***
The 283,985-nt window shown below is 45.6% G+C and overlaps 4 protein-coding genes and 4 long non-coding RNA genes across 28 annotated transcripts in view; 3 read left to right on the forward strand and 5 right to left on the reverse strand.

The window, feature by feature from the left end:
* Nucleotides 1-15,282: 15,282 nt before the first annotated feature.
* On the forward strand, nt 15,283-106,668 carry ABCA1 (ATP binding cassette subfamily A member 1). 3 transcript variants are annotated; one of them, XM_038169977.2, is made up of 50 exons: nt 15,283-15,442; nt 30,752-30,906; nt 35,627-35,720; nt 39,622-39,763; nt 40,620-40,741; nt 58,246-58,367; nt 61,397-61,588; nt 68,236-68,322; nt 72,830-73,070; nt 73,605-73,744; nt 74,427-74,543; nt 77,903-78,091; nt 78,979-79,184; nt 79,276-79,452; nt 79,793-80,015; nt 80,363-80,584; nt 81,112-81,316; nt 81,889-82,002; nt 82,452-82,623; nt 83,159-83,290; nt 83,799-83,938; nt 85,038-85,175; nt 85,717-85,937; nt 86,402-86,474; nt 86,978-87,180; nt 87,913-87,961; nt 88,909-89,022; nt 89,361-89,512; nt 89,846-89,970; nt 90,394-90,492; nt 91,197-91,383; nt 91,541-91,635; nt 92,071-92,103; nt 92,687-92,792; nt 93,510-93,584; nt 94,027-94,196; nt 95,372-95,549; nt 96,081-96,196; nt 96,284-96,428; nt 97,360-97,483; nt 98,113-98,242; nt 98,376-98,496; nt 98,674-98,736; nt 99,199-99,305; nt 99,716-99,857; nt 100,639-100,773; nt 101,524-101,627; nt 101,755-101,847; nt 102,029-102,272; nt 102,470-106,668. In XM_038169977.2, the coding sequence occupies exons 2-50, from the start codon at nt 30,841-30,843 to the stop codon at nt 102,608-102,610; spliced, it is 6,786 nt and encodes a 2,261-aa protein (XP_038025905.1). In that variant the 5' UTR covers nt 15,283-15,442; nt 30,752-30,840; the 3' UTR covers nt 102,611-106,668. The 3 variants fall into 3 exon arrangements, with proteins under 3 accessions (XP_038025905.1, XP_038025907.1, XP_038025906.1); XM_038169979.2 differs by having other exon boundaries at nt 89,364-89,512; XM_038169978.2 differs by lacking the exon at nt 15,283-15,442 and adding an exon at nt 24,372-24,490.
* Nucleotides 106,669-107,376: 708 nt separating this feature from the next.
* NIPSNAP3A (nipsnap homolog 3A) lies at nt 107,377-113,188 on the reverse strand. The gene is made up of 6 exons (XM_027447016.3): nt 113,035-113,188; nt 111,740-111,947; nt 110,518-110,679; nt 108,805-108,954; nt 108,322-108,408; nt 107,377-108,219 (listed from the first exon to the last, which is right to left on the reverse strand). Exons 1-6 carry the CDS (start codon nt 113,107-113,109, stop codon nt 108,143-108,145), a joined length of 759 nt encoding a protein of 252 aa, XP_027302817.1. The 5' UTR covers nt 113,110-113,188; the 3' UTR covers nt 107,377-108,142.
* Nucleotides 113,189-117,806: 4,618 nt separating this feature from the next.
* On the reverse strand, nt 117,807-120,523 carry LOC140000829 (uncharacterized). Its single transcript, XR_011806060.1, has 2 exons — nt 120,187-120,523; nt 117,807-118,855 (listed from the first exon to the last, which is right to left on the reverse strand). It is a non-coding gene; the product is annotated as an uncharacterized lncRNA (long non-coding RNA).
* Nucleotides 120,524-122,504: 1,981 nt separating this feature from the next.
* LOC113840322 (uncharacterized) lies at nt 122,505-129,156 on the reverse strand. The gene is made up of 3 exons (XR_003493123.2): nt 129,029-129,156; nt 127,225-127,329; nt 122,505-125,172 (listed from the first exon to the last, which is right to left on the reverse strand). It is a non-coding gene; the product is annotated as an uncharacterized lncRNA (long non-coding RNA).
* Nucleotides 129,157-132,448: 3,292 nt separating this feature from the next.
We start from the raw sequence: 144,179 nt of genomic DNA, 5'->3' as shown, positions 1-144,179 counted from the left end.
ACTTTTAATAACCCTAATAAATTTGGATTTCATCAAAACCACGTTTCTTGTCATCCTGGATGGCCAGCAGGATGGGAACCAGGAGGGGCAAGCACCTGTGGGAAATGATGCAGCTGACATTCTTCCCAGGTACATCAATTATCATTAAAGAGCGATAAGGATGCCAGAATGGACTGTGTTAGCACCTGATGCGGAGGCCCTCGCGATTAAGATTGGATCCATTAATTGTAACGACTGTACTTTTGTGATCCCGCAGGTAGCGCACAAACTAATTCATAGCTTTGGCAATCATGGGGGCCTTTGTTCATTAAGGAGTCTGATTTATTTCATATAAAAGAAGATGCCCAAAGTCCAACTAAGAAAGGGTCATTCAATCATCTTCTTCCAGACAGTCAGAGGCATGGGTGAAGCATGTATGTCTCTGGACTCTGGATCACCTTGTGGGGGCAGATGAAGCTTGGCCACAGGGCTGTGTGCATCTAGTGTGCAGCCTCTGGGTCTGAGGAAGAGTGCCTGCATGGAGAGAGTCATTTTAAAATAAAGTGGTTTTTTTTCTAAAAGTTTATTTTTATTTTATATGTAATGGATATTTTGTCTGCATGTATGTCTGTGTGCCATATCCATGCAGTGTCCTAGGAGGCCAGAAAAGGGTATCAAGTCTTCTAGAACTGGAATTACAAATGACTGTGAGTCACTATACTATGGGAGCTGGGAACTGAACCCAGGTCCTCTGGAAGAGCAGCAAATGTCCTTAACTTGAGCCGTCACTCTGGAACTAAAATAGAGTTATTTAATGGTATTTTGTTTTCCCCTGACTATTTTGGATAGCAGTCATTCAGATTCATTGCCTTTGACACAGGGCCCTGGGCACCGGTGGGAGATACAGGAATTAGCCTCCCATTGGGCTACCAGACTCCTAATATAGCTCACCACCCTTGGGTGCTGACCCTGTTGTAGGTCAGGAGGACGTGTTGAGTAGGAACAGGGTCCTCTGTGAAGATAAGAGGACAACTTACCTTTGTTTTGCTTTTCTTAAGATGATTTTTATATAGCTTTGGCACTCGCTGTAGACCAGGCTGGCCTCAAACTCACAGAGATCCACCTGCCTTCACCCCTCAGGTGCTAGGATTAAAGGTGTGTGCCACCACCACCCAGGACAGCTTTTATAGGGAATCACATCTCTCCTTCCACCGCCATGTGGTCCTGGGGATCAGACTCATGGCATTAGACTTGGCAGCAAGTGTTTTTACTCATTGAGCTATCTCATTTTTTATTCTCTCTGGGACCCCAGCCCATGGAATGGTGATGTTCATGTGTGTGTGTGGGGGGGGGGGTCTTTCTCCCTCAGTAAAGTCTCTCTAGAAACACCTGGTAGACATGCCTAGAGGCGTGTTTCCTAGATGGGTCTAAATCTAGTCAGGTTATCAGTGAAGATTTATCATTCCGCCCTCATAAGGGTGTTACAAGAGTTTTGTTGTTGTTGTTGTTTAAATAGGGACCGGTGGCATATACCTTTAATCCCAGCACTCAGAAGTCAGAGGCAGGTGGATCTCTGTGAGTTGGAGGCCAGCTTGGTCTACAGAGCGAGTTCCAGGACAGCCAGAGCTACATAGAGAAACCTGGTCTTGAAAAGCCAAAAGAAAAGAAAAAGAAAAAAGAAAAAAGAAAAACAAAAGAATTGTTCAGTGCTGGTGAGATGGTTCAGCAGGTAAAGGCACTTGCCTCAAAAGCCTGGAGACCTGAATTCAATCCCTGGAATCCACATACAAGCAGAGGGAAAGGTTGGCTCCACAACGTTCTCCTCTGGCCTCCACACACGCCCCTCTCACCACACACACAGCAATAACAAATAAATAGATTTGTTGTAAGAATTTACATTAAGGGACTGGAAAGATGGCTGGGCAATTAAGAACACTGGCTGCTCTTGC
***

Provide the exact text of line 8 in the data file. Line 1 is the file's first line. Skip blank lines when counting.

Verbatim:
* On the reverse strand, nt 117,807-120,523 carry LOC140000829 (uncharacterized). Its single transcript, XR_011806060.1, has 2 exons — nt 120,187-120,523; nt 117,807-118,855 (listed from the first exon to the last, which is right to left on the reverse strand). It is a non-coding gene; the product is annotated as an uncharacterized lncRNA (long non-coding RNA).